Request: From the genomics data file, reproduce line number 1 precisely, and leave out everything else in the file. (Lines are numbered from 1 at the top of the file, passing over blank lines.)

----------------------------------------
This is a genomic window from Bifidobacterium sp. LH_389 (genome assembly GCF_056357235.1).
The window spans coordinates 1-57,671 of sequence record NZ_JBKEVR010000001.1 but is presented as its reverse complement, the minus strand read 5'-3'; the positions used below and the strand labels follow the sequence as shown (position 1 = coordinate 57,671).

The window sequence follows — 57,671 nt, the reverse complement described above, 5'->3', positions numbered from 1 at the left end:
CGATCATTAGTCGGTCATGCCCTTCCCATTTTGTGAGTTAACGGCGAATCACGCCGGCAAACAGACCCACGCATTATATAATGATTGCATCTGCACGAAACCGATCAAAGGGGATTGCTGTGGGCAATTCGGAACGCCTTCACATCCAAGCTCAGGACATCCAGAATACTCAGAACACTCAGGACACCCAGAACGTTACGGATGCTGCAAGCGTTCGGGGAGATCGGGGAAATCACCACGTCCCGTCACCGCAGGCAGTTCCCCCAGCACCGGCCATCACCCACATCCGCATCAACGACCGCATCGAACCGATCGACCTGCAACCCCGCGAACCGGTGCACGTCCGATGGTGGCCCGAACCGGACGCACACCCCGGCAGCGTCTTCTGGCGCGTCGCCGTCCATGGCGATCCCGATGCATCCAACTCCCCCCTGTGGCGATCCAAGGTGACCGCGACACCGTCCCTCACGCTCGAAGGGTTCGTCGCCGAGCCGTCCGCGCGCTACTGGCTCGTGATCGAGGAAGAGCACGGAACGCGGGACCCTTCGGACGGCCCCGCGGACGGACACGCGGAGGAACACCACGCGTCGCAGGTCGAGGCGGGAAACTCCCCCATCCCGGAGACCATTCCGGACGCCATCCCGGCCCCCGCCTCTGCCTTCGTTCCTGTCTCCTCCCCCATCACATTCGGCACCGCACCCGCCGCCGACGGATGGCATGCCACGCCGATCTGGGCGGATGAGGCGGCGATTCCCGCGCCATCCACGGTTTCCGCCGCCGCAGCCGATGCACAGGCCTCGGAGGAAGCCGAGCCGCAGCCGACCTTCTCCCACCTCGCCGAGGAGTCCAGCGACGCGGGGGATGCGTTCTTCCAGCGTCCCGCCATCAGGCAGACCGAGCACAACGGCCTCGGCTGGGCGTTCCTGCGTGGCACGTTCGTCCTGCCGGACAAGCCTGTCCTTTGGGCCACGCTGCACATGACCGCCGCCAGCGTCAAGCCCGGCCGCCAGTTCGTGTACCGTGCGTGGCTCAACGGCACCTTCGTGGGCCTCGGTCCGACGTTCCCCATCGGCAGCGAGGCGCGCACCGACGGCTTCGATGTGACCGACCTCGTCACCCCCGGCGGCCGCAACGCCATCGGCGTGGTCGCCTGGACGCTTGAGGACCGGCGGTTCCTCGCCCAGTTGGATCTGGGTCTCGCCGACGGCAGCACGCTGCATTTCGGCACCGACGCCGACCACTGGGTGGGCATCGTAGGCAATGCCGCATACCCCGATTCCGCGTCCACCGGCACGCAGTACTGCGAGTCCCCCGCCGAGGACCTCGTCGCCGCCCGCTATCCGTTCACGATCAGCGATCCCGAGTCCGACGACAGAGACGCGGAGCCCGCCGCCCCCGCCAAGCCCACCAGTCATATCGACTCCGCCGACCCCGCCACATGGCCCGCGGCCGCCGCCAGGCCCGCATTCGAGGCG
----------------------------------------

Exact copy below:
This is a genomic window from Bifidobacterium sp. LH_389 (genome assembly GCF_056357235.1).